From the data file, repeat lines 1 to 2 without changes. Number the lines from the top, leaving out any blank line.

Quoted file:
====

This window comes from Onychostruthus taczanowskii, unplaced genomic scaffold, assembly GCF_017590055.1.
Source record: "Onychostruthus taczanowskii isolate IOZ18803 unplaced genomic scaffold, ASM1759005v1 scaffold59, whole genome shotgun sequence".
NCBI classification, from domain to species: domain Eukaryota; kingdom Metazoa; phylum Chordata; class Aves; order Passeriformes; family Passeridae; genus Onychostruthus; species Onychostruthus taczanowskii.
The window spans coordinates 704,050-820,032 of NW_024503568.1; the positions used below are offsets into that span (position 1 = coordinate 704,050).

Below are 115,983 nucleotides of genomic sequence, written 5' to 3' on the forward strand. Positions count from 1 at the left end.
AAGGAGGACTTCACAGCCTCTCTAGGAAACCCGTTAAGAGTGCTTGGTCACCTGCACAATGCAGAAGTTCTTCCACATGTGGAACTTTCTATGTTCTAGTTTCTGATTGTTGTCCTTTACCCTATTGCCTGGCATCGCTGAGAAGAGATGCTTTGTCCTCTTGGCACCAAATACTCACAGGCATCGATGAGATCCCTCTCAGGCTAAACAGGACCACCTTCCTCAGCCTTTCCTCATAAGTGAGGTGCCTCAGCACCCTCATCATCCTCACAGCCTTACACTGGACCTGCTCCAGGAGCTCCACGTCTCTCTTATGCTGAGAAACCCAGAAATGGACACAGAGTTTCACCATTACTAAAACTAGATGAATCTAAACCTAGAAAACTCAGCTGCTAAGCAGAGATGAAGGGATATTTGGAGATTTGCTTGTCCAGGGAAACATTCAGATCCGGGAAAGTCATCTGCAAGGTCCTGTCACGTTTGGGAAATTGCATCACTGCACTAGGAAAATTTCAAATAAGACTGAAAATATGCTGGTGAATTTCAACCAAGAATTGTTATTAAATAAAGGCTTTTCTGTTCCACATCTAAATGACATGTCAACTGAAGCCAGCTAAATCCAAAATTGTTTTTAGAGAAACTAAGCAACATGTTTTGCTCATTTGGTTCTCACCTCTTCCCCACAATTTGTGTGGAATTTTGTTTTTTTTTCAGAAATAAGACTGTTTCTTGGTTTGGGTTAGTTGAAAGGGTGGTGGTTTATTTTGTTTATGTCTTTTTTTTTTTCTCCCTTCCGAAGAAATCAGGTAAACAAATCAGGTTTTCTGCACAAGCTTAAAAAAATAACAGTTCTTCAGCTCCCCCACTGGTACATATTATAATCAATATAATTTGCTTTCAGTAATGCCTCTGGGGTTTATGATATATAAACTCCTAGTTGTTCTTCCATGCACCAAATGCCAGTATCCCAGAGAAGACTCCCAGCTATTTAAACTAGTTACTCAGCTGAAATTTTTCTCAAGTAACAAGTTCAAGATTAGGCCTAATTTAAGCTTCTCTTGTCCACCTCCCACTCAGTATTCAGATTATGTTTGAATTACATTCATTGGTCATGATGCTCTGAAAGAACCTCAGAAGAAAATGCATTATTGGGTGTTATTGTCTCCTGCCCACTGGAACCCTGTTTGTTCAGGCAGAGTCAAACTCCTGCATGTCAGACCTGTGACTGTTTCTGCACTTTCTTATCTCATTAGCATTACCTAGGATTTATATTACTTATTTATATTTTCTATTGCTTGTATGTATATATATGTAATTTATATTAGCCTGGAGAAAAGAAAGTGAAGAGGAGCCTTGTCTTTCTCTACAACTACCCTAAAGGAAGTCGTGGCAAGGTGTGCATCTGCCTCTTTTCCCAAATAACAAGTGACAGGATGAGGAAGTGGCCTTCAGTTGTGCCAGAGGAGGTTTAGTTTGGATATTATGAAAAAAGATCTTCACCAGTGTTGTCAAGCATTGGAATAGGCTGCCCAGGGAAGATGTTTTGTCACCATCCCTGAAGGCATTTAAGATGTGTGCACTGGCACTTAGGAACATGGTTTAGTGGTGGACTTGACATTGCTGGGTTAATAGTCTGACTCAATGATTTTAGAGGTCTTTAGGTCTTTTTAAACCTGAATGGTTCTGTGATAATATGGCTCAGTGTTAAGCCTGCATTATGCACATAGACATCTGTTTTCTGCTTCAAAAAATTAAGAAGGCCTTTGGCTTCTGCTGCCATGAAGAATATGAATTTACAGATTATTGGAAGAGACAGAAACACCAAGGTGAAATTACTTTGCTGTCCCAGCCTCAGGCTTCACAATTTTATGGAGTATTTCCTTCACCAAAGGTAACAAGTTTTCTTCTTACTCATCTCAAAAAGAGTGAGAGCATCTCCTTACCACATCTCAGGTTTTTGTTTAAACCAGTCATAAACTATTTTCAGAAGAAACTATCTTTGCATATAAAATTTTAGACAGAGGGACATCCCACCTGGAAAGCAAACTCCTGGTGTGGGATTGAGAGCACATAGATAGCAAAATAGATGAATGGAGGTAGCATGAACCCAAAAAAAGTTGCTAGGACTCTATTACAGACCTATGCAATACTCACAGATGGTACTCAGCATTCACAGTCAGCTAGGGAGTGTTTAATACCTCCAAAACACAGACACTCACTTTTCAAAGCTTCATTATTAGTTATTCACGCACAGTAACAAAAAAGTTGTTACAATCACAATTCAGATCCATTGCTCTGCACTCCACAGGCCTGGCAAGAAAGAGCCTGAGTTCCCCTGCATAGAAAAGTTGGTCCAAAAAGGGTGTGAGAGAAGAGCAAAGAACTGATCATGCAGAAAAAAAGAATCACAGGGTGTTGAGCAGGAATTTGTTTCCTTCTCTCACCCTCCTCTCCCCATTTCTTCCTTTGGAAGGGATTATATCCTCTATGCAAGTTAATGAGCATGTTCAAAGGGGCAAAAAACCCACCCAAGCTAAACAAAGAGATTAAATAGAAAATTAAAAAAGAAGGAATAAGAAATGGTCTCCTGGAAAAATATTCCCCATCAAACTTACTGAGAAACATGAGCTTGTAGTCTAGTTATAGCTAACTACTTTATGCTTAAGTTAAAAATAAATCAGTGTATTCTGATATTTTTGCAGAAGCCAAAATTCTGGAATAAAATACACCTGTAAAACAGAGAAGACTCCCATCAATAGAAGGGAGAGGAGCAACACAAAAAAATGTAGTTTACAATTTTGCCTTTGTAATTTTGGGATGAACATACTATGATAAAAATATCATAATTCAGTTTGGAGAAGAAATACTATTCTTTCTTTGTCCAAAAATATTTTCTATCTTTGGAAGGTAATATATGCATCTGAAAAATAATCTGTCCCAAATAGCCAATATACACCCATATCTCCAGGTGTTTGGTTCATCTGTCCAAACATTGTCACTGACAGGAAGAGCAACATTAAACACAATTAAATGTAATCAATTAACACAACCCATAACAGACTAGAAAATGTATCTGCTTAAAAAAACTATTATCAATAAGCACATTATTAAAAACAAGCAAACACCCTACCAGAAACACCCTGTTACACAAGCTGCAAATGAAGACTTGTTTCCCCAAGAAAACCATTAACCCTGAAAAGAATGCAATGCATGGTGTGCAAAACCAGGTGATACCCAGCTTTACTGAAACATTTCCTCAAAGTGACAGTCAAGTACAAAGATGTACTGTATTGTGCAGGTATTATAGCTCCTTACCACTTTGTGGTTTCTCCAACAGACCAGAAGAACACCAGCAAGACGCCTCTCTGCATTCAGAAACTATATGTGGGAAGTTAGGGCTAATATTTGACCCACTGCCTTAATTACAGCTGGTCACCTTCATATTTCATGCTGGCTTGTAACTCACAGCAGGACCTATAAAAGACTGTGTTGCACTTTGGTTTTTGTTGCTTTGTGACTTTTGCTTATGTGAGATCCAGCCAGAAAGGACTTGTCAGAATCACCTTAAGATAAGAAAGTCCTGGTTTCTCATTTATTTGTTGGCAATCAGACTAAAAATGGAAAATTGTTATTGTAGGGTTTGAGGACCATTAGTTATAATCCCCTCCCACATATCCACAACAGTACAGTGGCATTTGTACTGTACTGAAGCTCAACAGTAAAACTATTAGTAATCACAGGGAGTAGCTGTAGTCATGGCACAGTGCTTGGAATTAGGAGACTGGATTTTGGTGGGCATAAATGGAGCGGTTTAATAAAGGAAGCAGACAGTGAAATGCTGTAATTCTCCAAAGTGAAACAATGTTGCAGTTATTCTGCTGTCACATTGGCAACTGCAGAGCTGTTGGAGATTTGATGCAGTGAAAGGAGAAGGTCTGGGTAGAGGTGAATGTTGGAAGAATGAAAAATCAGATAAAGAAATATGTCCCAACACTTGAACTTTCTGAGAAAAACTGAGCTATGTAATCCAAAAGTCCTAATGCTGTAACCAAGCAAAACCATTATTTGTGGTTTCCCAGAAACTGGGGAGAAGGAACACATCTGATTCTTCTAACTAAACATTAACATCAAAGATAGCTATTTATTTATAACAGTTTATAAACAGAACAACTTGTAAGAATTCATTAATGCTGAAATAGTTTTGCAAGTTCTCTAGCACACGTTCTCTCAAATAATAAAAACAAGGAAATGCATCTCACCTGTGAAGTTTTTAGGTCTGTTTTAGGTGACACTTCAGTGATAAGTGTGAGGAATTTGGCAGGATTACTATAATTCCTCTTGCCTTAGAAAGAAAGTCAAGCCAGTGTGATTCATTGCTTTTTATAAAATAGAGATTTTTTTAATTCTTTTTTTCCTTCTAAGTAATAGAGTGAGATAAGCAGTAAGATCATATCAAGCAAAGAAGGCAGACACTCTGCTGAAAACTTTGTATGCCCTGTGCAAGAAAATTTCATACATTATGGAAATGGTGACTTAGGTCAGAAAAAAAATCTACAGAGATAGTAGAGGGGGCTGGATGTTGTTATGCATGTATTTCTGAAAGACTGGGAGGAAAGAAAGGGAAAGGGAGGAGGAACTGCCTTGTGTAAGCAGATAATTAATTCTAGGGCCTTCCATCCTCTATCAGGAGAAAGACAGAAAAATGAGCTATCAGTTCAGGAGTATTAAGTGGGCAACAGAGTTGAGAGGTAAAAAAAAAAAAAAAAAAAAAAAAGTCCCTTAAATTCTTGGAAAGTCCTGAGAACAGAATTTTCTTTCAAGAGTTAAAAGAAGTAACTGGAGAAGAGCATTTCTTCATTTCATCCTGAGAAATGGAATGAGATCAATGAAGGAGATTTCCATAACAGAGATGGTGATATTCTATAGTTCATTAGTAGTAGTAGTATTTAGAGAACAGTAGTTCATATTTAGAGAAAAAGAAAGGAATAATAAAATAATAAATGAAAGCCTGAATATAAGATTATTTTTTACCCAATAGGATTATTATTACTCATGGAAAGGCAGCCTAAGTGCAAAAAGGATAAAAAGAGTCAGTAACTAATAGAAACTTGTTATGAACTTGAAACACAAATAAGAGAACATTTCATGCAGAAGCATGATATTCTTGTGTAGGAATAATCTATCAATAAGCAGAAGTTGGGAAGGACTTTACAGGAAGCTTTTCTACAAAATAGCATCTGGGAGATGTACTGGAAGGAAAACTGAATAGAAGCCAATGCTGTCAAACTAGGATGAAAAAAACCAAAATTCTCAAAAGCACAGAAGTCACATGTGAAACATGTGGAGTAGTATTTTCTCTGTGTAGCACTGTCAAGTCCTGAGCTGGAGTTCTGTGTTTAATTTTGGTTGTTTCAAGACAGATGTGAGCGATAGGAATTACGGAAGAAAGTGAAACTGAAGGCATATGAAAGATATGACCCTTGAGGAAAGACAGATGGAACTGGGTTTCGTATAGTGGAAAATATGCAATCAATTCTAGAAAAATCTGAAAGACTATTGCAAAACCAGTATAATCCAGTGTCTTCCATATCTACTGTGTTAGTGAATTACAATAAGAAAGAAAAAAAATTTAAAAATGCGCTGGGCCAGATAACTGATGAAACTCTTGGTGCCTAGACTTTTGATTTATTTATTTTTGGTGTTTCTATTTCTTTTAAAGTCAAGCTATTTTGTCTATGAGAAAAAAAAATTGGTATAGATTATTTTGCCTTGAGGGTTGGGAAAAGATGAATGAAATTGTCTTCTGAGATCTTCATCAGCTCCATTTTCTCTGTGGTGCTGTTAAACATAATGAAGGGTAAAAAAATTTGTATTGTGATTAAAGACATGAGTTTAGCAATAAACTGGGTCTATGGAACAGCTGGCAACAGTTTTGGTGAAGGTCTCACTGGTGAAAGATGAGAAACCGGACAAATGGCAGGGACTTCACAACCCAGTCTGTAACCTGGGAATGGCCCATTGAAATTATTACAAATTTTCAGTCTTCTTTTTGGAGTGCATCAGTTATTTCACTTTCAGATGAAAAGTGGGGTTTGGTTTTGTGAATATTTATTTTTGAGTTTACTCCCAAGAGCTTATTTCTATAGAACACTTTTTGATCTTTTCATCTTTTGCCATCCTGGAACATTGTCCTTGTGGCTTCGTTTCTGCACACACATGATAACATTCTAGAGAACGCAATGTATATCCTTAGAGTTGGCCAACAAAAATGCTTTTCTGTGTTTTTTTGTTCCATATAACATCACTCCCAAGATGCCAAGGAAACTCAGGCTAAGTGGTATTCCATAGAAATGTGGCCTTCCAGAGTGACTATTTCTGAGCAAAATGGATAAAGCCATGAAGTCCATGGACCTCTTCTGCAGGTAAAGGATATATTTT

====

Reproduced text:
This window comes from Onychostruthus taczanowskii, unplaced genomic scaffold, assembly GCF_017590055.1.
Source record: "Onychostruthus taczanowskii isolate IOZ18803 unplaced genomic scaffold, ASM1759005v1 scaffold59, whole genome shotgun sequence".